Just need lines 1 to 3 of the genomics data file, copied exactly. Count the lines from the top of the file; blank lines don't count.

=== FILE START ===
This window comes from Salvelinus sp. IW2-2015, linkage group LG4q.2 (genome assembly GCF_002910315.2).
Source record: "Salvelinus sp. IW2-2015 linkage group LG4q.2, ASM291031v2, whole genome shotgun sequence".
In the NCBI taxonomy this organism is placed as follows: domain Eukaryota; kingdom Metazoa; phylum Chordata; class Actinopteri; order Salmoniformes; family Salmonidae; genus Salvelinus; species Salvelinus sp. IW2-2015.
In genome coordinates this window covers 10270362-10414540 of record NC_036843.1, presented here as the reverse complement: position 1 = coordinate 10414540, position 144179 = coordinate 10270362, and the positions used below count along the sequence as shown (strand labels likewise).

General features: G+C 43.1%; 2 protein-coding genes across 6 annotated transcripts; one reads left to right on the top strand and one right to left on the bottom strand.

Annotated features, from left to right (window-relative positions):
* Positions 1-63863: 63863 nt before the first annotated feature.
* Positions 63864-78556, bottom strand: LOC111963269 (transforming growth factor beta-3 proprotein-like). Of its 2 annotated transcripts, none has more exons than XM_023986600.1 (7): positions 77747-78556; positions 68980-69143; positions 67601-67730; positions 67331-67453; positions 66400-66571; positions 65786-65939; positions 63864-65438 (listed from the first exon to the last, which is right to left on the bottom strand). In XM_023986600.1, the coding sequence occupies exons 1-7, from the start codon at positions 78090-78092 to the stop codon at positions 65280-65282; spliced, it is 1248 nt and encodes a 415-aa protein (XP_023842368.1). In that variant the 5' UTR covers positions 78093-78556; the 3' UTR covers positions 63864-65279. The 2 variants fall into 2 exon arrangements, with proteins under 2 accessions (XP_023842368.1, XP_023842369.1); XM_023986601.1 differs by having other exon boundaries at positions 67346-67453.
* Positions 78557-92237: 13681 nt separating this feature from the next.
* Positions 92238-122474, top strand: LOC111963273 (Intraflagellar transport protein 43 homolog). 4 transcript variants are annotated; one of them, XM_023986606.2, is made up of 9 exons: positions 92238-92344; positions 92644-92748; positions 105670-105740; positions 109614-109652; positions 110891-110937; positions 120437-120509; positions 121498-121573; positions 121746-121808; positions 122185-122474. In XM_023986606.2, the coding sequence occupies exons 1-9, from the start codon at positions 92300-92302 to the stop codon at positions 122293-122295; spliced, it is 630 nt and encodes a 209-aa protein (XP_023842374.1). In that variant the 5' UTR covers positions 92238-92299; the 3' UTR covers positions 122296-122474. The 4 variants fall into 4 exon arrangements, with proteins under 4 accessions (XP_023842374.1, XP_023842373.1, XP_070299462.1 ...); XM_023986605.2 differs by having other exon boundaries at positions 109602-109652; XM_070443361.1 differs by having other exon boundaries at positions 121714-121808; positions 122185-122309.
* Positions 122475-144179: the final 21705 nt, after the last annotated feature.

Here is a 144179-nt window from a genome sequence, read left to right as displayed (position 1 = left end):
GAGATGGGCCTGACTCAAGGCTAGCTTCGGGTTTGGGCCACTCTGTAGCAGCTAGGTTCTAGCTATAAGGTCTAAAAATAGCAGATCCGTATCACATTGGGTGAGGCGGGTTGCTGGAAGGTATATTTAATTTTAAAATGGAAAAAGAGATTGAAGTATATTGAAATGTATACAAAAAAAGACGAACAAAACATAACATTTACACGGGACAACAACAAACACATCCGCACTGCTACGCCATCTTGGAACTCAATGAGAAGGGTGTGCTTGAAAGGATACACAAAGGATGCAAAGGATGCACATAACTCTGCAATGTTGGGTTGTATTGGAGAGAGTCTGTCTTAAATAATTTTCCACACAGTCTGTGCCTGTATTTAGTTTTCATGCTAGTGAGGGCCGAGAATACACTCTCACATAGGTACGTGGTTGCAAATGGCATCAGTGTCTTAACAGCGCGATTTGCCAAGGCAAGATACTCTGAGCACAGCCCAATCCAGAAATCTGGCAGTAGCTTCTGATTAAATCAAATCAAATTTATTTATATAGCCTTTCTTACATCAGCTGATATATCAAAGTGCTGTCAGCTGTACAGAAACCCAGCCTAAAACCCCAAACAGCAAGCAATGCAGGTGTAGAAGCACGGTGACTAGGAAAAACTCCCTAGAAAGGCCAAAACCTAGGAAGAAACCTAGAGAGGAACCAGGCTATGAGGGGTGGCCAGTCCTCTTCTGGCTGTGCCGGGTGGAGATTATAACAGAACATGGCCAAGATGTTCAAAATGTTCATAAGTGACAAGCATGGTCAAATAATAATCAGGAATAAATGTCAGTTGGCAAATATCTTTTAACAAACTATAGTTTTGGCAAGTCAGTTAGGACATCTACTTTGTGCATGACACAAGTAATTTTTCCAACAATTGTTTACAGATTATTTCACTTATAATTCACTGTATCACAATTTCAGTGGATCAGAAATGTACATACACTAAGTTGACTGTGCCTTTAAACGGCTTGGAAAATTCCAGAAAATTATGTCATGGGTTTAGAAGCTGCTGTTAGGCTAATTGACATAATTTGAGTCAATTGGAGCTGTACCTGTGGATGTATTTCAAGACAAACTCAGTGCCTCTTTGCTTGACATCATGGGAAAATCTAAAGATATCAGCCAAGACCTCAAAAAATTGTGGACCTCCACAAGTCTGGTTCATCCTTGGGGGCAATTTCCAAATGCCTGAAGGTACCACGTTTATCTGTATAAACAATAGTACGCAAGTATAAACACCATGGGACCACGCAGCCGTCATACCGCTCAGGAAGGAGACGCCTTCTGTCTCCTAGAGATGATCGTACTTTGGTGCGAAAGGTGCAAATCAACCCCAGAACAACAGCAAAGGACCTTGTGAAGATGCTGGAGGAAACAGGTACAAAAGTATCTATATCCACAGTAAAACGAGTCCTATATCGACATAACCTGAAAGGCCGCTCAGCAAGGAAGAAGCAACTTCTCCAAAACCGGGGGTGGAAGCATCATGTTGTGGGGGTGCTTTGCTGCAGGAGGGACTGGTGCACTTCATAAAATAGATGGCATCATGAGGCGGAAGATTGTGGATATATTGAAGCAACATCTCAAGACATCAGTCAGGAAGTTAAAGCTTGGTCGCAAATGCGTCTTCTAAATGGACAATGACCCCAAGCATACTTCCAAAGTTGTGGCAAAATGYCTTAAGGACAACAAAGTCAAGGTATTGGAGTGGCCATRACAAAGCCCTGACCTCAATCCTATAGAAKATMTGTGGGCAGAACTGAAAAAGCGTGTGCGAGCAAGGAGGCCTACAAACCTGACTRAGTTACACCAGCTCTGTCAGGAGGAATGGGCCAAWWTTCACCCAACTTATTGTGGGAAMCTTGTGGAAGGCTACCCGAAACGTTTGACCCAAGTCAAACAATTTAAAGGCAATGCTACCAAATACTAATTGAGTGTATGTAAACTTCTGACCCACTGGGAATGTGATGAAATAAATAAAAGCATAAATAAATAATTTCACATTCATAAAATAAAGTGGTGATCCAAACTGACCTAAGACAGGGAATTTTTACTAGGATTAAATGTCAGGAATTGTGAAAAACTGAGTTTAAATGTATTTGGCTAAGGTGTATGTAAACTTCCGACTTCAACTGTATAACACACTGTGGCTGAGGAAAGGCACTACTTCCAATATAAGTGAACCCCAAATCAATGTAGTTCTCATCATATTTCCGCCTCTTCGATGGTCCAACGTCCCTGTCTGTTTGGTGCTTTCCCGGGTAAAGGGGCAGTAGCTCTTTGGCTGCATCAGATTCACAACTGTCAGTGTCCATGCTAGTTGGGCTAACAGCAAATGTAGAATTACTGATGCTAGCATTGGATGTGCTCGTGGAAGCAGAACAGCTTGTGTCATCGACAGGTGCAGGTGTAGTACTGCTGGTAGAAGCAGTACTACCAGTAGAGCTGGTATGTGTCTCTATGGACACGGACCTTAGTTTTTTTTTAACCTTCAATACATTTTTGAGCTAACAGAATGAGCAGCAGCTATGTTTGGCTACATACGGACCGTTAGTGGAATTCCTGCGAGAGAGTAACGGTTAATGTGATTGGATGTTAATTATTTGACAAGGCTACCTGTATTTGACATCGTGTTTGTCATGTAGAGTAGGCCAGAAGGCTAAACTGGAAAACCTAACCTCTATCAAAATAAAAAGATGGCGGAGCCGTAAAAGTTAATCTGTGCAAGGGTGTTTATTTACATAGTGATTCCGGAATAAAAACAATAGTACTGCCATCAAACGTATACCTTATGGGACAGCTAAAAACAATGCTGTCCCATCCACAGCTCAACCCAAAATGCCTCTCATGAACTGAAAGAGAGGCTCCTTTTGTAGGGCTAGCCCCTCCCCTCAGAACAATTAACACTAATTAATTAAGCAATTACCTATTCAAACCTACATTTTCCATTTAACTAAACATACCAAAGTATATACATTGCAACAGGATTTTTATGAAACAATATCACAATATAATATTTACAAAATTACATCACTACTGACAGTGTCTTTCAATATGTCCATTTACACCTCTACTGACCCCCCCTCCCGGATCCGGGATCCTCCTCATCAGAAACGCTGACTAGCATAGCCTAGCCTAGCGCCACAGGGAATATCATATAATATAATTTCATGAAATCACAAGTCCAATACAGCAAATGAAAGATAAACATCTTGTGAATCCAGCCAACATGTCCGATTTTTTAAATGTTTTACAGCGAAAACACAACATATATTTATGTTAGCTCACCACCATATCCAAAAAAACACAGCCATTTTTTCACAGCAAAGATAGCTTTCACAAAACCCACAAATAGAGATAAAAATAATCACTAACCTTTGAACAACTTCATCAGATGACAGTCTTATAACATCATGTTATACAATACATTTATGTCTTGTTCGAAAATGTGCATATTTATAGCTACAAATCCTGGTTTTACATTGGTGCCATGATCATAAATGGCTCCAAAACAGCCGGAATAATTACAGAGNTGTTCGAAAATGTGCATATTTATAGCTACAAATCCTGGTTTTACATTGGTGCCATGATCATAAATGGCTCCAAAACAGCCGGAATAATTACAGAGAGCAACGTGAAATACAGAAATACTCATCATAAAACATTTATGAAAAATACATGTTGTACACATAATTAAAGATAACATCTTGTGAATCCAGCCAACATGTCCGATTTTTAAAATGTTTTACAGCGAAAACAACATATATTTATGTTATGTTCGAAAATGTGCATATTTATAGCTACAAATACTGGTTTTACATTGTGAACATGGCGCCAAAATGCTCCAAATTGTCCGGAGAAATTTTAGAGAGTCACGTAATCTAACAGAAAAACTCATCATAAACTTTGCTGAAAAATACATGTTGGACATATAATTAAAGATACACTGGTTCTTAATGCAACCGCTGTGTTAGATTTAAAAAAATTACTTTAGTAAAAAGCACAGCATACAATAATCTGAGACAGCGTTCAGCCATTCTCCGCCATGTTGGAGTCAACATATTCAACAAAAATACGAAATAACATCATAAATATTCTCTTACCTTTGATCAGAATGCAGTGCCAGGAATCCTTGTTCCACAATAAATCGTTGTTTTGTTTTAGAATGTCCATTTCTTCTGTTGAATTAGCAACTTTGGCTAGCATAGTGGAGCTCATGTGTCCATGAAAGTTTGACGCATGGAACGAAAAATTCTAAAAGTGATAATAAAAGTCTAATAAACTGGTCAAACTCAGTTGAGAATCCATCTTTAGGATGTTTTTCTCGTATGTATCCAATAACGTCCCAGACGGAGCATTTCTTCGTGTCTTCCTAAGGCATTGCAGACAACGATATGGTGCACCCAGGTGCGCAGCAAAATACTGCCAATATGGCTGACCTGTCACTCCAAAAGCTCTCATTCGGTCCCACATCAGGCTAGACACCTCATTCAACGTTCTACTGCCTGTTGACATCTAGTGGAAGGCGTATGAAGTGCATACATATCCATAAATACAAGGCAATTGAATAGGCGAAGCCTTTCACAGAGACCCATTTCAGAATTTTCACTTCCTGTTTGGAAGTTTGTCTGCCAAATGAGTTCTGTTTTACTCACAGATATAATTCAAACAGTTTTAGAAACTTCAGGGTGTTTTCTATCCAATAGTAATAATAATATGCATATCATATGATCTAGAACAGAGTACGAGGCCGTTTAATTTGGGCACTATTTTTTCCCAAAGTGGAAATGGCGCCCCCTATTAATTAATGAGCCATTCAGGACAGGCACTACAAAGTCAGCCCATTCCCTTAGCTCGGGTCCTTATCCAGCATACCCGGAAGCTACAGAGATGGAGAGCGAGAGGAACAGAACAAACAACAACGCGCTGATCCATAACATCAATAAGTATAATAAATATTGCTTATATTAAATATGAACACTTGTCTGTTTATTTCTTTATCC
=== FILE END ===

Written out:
This window comes from Salvelinus sp. IW2-2015, linkage group LG4q.2 (genome assembly GCF_002910315.2).
Source record: "Salvelinus sp. IW2-2015 linkage group LG4q.2, ASM291031v2, whole genome shotgun sequence".
In the NCBI taxonomy this organism is placed as follows: domain Eukaryota; kingdom Metazoa; phylum Chordata; class Actinopteri; order Salmoniformes; family Salmonidae; genus Salvelinus; species Salvelinus sp. IW2-2015.